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A mixed bag of wine

The sundial vineyard at the town of Wehlen in Germany. The sundial was put there long ago, when the workers joined a union (Photograph supplied)

Today I am just thinking back to some of the wines that I have enjoyed during this month, and I would like to share my thoughts with you. A few weeks ago, my wife picked out two mixed cases of very reasonably priced reds, with the intention of narrowing them down to a few casual summer sippers.

I was really impressed with the organic 2018 Veramonte Merlot that hails from the beautiful Casablanca Valley in Chile. Here the fruit can ripen slowly under the gentle cooling influence of the Pacific Ocean and of course the lack of any artificial fertilisers, pesticides and so on makes for purity in the bottle. I found a very pleasing balance of blackberries, raspberries, currants and spices. If you are of the vegan persuasion, then you can happily enjoy this wine as no animal products, such as eggs or gelatin, were used during the fining process. $19.50 (Stock #6194).

Another red from this selection that is certainly on our buy again list is the Australian 2020 Lindemans Bin 50 Shiraz that sells for $17.30. This winery was founded in 1843, but today it is owned by Penfolds, one of our world’s most respected and renowned wineries. As I have found with any of the quite extensive range that we stock from Lindemans, this shiraz particularly impressed. Berries, plums and spices, hints of oak and vanilla, all make it a good bottle to open when the barbecue is being used. (Stock #7211).

We like to keep some chianti on hand and 2019 San Felice Chianti Classico brings back memories of such a wonderful stay at this Tuscan property, and even hosting their winemaker as our house guest a few years ago. Italian law requires at least 80 per cent sangiovese grapes, but San Felice are at the forefront of developing and protecting old indigenous vines and so they add some colorino and pugnitello. There are elegant hints of plum, blackberry and raspberry that stand out. This wine and some aged cheeses are just a lovely start to the evening. James Suckling gives it 91 points, as does the Wine Enthusiast, which writes: “easygoing and enjoyable, this has pretty aromas of violet, eucalyptus and wild berry. The smooth palate boasts ripe raspberry, juicy black cherry and star anise accompanied by pliant, polished tannins. Drink through 2024.” $24.95 (Stock #8974).

Earlier this month I was invited to dine with a group that included visiting with a very long-time associate in the wine trade. In fact, he works for the winery that I hold responsible for my joining of the wine trade back in 1975.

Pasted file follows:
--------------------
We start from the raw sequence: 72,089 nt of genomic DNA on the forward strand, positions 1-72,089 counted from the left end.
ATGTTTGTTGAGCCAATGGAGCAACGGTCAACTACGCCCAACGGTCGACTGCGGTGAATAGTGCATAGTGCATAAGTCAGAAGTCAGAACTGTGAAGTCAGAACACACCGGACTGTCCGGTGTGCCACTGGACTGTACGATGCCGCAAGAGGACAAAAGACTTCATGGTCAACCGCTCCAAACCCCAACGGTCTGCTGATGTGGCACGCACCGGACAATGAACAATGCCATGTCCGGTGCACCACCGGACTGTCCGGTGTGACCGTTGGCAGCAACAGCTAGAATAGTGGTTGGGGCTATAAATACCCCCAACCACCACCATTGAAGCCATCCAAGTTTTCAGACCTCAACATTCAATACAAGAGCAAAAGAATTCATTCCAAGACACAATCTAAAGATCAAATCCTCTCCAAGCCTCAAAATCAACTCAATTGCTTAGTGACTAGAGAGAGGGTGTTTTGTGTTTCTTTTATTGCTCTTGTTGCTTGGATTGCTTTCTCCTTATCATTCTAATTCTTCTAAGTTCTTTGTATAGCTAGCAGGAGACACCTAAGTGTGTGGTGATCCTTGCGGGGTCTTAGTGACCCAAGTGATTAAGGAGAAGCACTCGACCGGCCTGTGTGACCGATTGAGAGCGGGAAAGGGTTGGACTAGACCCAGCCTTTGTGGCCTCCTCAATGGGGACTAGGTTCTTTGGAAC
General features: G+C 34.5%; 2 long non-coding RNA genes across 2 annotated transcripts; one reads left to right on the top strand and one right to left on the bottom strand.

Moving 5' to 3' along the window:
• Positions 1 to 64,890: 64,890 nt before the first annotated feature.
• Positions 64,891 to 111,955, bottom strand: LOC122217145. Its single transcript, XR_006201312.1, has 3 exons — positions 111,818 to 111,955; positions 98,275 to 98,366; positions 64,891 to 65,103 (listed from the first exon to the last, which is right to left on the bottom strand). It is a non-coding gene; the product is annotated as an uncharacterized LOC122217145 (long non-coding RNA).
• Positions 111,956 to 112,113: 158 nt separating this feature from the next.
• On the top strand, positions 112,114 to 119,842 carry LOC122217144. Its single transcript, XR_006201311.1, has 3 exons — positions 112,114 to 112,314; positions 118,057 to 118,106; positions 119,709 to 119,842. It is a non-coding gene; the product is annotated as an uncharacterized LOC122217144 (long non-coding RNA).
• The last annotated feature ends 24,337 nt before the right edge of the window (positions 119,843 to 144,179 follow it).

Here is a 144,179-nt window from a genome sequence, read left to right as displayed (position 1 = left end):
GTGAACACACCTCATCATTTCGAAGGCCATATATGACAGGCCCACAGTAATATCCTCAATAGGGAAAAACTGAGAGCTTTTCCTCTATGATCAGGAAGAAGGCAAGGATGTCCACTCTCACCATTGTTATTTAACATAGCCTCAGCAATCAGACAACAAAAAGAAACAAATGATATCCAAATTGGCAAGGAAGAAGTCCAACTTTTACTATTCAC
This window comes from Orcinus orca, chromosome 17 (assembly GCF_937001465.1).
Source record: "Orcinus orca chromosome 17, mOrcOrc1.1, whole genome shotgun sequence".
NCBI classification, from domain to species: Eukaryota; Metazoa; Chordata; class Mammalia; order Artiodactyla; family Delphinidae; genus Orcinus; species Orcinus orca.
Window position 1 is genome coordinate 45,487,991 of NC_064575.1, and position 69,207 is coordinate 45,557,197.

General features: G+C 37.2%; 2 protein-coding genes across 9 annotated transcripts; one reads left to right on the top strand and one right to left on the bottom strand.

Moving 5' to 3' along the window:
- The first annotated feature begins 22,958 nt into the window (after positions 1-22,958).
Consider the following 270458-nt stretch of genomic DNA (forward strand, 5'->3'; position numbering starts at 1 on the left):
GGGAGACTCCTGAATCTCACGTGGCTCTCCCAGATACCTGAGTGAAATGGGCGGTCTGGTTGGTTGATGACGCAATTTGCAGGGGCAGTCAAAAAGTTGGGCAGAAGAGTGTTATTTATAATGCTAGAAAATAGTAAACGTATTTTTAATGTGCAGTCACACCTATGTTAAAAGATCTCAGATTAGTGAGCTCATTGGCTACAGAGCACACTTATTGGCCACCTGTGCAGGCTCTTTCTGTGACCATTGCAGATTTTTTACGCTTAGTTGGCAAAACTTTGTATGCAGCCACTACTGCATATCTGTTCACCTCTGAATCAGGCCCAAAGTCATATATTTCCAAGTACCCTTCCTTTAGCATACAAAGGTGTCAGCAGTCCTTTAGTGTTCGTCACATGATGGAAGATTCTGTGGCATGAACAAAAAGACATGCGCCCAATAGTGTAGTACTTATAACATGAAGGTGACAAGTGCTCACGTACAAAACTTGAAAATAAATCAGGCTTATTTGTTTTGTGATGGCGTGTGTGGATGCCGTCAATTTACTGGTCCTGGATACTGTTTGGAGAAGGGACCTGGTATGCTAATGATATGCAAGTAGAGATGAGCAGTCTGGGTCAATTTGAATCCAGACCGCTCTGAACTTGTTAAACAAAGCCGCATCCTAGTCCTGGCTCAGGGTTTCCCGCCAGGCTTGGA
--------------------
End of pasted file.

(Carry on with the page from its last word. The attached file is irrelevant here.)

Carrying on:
I was poured a glass of white and here I would like to quote from the winery site: “Every now and then when tasting wine, you come across one that makes you fall into its gravity. One moment you are having a great time with friends and the next you’re stuck with your nose in the glass — time stands still, and you appear to have a blank stare on your face. The gravitational pull makes time stop.” They are referring to 2018 Orin Swift Blank Stare Russian River Valley Sauvignon Blanc.

Their winemaker comments: “Glowing in the glass, the aromatics concentrate with notes of lemon grass, fresh-cut grass and hints of lavender, cream and jasmine. On the palate, the entry is all acidity but with a serious mid-palate — lively flavours of kiwi, lime and intriguing minerality. The finish is bright with slight Meyer lemon rind closing out the wine.” It is certainly my type of wine and for Orin Swift fans the label is shockingly collectable, as they all are. $48 (Stock #6657).

On June 20, 1977 I enjoyed a beautiful bottle of German spätlese and so, exactly 45 years later, I did so again this week. Why would I do this? Well, back then I had just met a lovely woman and I suggested that we buy a bottle of wine and have a chat. “You pick,” I said. “Spätlese,” she said. And what a journey it has been. So, this year I bought home a bottle of 2017 Dr Loosen Wehlener Sonnenuhr Riesling Spätlese that we enjoyed on Monday night with a dessert of fresh fruit — and of course a chat.

By 1978 we had stood together in the “sundial” vineyard at the town of Wehlen in the Mosel River area of Germany (“er” means “from”, hence Piesport-er and so on). Spätlese means “late-picked”, and it was explained to us how the monks at one wine estate had to wait for a messenger from the archduke to grant permission for them to pick their crop of grapes. One year the young man apparently met a young woman while on his journey and arrived about three weeks late with his message to pick. The nervous monks picked the now overripe grapes. A wonderful, slightly sweet, but highly complex wine style was born!

This precipitously steep and rocky vineyard, Wehlener Sonnenuhr (vay-len-er con-en-ooer) yields some of the most elegant and sophisticated white wines in the world. The classic blue slate soil gives the wine a delicate, crisp acidity that perfectly balances the pure peach and lemon fruit. It's a charming wine that dances gracefully on the palate.

The Wine Enthusiast awards it 94/100 and writes: “The nose is demure here, suggesting more mineral and earth than obvious fruit. But the palate surprises with heaving layers of juicy white grapefruit, peach and apple flavours. It's delightfully zesty and spry, balancing sweet against tart and lingering on a cool steely tang.” Riesling has the ability to age well and stored with care this wine has ten more years left in it. $38.35 (Stock #8595).

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Published June 24, 2022 at 7:58 am (Updated June 24, 2022 at 7:56 am)

A mixed bag of wine

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